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WTU President Says Implementing Contract Is Critical

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WTU President George Parker, after the union overwhelmingly ratified the contract.
Kavitha Cardoza
WTU President George Parker, after the union overwhelmingly ratified the contract.

By Kavitha Cardoza

More than 14,000 teachers voted in favor of a tentative labor agreement in D.C., while approximately 400 voted against it. The D.C. Council still needs to sign off on the proposal. The union's leader says how the contract is implemented will be critical.

George Parker, the president of the Washington Teachers union says he gets to rest for a day, then the real work of implementing the contract as it's written, begins.

"The challenge for both the union and the Chancellor now is to not make this a paper tiger," says Parker.

The agreement which includes a more than 20 percent salary increase for teachers, also focuses on student discipline and professional development.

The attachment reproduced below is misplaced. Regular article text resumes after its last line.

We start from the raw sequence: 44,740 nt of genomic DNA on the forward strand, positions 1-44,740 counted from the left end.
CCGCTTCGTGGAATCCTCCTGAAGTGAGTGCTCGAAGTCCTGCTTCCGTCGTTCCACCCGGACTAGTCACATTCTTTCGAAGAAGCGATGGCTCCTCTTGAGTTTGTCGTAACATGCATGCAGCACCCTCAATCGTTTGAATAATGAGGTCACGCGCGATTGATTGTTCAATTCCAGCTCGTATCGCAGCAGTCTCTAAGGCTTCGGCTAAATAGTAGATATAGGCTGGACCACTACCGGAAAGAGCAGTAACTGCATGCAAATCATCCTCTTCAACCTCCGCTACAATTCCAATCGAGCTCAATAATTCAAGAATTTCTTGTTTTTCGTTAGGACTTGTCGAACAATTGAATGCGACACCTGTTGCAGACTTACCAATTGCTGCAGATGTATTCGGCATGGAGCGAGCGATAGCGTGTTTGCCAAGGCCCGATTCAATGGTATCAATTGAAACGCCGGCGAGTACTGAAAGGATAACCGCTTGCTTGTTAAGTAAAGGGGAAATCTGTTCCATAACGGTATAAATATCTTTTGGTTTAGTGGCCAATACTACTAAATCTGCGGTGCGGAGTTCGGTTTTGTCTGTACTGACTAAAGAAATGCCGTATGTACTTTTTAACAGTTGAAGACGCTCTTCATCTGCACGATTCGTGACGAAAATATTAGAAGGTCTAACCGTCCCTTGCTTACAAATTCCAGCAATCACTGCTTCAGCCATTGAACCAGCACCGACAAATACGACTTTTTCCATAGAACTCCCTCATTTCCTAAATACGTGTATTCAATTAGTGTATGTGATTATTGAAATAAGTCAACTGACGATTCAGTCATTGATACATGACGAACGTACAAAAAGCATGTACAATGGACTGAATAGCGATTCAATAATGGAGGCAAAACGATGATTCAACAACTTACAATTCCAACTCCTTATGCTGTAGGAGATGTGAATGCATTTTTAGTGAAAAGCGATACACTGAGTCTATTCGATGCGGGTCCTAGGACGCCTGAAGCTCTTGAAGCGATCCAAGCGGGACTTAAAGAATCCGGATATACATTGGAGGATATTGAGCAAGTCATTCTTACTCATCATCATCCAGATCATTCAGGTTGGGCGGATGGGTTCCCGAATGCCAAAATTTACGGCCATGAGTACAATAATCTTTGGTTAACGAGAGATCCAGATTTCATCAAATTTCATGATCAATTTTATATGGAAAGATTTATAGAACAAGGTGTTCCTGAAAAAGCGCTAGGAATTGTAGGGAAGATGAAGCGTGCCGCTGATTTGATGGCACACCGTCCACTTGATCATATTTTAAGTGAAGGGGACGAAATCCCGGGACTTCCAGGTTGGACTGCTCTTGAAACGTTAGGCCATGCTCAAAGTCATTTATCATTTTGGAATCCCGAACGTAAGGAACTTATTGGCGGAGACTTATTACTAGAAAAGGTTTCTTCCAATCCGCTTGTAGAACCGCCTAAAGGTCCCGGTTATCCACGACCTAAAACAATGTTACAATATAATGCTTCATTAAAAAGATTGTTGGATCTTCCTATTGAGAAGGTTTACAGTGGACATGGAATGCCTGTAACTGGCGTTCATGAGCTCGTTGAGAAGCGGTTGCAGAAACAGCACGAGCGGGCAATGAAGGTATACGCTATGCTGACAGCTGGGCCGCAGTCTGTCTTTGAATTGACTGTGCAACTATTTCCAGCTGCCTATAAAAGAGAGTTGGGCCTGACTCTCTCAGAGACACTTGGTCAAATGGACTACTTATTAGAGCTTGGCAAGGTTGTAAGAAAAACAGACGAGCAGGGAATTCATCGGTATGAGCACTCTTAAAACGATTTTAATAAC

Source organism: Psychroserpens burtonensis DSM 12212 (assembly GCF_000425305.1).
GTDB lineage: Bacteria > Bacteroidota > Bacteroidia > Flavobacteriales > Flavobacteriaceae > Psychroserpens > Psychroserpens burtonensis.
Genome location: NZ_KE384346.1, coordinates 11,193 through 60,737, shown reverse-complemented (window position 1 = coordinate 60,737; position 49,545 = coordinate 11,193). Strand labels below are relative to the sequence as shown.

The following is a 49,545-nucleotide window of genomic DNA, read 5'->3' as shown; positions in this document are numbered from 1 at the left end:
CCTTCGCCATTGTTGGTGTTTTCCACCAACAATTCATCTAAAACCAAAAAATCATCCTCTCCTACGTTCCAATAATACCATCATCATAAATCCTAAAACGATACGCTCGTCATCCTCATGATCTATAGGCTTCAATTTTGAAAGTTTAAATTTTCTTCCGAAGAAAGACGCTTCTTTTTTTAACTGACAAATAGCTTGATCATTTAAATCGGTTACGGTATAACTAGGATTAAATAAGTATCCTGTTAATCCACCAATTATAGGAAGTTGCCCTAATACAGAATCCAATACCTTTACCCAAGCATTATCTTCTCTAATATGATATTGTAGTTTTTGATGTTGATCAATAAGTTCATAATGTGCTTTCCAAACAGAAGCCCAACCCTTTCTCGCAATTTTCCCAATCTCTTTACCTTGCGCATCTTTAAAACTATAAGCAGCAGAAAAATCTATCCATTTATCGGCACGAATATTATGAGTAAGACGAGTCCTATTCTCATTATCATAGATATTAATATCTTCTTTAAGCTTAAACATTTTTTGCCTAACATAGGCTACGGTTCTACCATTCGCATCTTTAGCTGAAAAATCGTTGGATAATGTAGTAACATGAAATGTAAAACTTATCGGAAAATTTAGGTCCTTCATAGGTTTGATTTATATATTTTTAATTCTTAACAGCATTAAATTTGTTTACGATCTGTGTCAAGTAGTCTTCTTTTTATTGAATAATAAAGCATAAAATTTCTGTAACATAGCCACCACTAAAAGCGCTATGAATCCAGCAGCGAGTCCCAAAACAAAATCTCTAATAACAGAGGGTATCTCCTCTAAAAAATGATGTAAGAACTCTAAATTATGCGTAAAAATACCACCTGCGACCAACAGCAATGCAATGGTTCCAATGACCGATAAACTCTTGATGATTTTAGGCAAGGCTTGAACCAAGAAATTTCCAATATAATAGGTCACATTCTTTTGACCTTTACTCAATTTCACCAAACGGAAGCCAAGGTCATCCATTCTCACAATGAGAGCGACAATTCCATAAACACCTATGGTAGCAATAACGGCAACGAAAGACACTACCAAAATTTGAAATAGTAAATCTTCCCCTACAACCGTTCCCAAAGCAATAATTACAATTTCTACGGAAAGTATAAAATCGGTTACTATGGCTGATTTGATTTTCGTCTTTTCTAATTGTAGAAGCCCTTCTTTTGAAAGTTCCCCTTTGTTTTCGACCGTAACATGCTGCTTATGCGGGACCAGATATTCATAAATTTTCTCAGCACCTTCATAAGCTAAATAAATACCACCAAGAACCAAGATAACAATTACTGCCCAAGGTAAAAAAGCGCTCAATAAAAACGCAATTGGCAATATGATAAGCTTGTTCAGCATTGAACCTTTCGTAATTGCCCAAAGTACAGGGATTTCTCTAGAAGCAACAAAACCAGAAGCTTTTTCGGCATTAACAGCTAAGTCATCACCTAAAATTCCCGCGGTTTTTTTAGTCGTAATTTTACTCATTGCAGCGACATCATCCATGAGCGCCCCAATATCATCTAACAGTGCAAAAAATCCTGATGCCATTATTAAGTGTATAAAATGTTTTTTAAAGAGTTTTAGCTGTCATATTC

But there are still aspects that need to be decided, such as details of a pay for performance plan teachers can opt into, which would allow them to earn between $20,000 to $30,000 more.

"The what, when, how, who. How do you qualify in? How do we make it fair to teachers who are in testing grades and those who are not," he says.

Parker says he will meet with teachers to get their input. He says there will be an independent look at the new teacher evaluation system which determines whether teachers keep their jobs, regardless of seniority.

And teachers may soon have to cast their votes again, in upcoming union elections. Parker will run against Nathan Saunders, who has been opposed to the union agreement.

"What does this mean in terms of your relection?"

"Oh I don't know. I haven't really given it a thought," says Parker.

"Really?"

But the contract is something union members are likely to think about when they go to the ballot box.

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